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2004 Bodegas Vizcarra Ramos "Celia" Ribera del Duero

SKU #1028858 95 points Robert Parker's Wine Advocate

 The 2004 Celia (named after one of the proprietor’s daughters) is a limited production, single vineyard wine (20 cases for the American market) was aged for 18 months in French oak. It is opaque purple-colored with an expressive nose of smoke, scorched earth, blueberry, blackberry, and licorice. This is followed by a silky-textured wine with gobs of sweet fruit and ripe tannnis. This opulent effort has a very long finish of 45+ seconds. Its hedonistic personality will allow it to be enjoyed now but it can also be cellared for 4-6 years and drunk through 2020. Bodegas Vizcarra Ramos was founded in 1991 by “garage” winemaker/viticulturalist Juan Carlos Vizcarra. All of the wines at this estate are 100% Tempranillo.  (2/2007)

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Price: $99.99
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- A very important red grape varietal that's native to Northern Spain, grown across the north and central regions of the country. Low in acid and alcohol, with subtle strawberry, leather and tobacco notes, the grape responds well to oak aging and plays particularly well with others. Tempranillo is an important component, when combined with Garnacha, Mazuelo, Viura and Graciano, of Rioja, with the best examples coming for the cooler, higher-elevation regions like Rioja Alta and Rioja Alavesa. It is also grown in significant quantities in the Ribera del Duero where it is called Tinto Fino and Penèdes where it is called Ull de Llebre o Ojo de Llebre. Tempranillo hasn't gained a particularly strong foothold outside of Spain, achieving some success under the name Tinto Roriz in Portugal. There it is used as a component of Port and in the table wines of the Ribera del Duero and the Dão.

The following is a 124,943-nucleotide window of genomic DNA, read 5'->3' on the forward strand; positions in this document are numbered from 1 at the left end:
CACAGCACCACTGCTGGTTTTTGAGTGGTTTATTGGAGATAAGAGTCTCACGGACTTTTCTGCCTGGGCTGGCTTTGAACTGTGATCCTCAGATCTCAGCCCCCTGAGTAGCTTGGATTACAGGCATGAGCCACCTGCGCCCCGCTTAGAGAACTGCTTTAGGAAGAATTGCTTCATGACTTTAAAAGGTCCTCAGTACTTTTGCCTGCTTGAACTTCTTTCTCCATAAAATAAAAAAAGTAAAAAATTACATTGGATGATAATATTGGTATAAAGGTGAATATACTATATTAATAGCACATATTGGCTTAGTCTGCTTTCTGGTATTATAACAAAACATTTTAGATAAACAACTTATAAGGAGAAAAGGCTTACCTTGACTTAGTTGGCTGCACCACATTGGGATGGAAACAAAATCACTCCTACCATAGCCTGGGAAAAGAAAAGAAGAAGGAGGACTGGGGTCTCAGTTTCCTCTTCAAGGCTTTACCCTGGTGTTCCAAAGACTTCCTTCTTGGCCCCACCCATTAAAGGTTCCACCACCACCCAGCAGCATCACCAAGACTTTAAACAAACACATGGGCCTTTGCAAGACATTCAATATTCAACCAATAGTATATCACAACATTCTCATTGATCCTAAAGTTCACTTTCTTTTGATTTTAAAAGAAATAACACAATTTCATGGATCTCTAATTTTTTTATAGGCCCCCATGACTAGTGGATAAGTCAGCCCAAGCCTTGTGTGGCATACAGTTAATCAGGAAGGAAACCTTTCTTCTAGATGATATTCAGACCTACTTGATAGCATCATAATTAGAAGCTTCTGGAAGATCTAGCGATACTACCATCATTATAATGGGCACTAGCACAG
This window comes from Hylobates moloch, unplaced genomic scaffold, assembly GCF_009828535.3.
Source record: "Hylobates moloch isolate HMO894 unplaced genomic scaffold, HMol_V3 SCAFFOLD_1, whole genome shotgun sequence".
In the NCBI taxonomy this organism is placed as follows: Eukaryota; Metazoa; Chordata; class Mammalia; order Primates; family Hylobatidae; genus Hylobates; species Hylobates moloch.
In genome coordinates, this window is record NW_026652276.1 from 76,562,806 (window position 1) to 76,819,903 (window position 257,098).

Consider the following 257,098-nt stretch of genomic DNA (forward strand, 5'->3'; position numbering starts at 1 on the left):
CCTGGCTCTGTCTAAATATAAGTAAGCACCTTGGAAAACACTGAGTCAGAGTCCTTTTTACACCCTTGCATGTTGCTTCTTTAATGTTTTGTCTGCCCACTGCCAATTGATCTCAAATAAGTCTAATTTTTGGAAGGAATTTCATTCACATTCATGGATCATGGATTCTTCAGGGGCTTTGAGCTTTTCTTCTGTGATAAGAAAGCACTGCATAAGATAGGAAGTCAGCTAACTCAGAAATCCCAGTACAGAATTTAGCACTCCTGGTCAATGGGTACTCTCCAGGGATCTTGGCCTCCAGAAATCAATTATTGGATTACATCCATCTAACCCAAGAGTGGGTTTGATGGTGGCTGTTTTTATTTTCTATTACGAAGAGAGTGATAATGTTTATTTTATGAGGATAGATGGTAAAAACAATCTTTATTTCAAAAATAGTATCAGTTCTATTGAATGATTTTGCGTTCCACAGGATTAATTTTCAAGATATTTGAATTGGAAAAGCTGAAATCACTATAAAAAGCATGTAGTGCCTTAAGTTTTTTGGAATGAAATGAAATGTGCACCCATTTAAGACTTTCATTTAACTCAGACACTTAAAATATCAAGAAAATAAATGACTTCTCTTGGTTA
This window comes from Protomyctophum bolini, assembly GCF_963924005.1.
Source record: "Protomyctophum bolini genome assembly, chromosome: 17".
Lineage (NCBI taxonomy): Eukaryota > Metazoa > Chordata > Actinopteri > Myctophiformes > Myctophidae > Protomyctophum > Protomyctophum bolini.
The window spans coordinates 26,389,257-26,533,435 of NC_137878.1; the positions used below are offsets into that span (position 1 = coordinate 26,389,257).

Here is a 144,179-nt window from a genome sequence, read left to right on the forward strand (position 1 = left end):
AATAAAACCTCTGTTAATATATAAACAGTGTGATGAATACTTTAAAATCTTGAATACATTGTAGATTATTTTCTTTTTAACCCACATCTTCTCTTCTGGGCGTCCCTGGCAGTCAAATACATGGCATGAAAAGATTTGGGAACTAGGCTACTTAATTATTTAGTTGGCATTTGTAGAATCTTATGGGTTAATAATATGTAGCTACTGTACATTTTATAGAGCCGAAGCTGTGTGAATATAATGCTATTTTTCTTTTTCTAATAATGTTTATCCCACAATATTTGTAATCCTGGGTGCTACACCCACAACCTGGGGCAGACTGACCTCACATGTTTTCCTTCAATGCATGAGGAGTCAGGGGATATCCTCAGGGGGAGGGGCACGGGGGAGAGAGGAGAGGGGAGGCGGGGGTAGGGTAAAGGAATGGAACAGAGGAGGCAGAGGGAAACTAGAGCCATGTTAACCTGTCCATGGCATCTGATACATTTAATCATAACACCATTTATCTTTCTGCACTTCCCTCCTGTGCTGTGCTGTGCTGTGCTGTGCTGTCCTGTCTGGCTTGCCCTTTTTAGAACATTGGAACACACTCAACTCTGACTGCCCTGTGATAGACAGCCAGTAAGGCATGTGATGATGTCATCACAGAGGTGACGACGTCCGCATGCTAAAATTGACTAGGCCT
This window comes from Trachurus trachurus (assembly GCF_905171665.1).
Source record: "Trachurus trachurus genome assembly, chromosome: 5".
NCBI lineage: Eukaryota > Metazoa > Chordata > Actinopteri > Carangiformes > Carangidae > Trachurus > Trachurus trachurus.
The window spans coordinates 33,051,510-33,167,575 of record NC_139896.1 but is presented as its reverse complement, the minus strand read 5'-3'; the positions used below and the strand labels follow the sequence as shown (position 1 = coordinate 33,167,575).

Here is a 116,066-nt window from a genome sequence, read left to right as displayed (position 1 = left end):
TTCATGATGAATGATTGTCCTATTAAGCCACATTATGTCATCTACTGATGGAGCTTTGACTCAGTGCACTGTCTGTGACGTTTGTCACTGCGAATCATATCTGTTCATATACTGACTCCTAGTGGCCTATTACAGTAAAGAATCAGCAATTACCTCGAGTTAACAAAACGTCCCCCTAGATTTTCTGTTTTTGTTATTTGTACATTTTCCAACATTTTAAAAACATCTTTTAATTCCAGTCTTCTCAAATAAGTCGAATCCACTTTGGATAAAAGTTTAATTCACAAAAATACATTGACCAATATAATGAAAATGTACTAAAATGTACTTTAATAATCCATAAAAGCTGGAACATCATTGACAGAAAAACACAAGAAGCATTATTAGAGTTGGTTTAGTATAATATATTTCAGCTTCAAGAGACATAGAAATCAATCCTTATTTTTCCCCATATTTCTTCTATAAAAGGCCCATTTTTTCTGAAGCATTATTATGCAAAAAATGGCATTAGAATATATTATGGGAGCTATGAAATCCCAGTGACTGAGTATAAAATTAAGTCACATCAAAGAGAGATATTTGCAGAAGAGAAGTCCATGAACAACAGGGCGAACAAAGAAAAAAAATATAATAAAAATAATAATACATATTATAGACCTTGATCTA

- With more land under vine than any other country in the world, Spain is the great sleeping wine giant. In recent years, a great deal of money and passion has been poured in the burgeoning Spanish wine industry, helping to improve quality among its vast array of wines from sparkling Cava to Sherry to Rioja Gran Reserva. The most important red-wine-producing regions are Rioja, Ribera del Duero and Navarra in the north and Priorat and Penedes in the northeast.

Ribera del Duero